And so, it is with great pleasure that we embark on what I hope will be the first in a series of rebuttals from those I have discussed on this blog. Today's guest, Dr. Jim Pass, is the primary advocate for the establishment of an ASA section devoted to "Astrosociology." When he contacted me a few days ago to take issue with my thoughts on this effort, I invited him to provide me with a rebuttal to post here. I am pleased to say that he has taken me up on this offer. So, without further ado, please give a warm welcome to Dr. Jim Pass.


Astrosociology: A Necessity Rather than an Absurdity

First, let me thank Drek for this opportunity to reply to his earlier comments regarding the establishment of astrosociology as a new subfield. His offer allowing me to respond is accommodating even if the tone of his remarks was not quite so generous. (The material below consists of excerpts of a copyrighted paper currently under development). As laid out here, my response centers on two major statements (of many possibilities) pertinent to astrosociology, and reflects ongoing points of contention of those who oppose it. For the most part, my responses are on a general level.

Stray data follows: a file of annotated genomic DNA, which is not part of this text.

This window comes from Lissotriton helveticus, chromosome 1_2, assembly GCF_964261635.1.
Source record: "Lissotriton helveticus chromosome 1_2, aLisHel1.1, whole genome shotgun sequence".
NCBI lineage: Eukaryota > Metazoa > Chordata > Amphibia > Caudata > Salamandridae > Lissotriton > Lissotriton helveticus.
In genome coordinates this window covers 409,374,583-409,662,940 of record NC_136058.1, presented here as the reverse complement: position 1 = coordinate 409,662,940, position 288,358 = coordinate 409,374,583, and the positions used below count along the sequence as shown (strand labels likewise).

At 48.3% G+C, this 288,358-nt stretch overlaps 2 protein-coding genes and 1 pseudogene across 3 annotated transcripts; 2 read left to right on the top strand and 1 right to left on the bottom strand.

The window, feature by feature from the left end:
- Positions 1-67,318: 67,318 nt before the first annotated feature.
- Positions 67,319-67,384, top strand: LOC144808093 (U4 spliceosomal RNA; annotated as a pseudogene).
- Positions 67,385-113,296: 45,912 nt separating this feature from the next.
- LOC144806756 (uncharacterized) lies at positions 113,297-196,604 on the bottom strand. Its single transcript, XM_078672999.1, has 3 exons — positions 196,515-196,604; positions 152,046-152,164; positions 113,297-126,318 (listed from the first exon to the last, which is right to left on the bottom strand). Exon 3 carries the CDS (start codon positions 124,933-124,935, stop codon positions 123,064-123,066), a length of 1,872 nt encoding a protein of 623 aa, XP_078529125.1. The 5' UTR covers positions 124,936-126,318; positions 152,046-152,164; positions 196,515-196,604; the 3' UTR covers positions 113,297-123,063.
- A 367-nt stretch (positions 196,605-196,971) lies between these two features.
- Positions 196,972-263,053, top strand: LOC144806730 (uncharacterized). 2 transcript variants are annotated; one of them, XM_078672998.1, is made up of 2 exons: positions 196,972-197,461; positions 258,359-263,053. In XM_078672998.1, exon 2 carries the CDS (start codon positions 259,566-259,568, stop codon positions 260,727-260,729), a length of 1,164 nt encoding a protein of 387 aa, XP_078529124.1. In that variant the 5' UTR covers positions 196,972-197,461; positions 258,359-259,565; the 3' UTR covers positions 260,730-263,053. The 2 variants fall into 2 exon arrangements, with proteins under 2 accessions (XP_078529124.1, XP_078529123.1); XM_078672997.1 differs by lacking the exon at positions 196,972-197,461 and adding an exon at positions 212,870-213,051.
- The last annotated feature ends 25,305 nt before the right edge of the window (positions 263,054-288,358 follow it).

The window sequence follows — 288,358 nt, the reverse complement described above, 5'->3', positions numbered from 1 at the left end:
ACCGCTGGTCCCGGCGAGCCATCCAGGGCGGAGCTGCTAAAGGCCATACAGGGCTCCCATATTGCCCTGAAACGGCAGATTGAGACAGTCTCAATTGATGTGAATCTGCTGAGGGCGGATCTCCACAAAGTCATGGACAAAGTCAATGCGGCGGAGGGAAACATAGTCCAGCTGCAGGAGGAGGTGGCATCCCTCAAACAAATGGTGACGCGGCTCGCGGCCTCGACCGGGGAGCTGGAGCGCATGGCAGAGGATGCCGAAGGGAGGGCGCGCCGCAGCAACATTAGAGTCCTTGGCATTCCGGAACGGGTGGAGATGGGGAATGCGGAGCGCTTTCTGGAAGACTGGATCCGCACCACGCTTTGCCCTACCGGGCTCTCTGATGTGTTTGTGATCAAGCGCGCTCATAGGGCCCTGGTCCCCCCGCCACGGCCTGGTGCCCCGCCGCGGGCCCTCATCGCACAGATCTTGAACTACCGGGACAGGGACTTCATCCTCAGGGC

Statement 1: The study of human activities related to space, from a sociological perspective, reflects an important undertaking.

I start with this statement due to the demeaning response that the general subject matter generates among some sociologists. Even the term "astrosociology" results in disapproving remarks by some. Critics of my basic proposal sometimes respond with jokes about Tang, "the final frontier" and "putting the ass in astrosociology" as many of you are aware. I have only one question about such critical approaches: Is this truly necessary? "Outer space" receives ridicule as well, but in sociology, the term "space" possesses several meanings. I believe it is wise to make this distinction.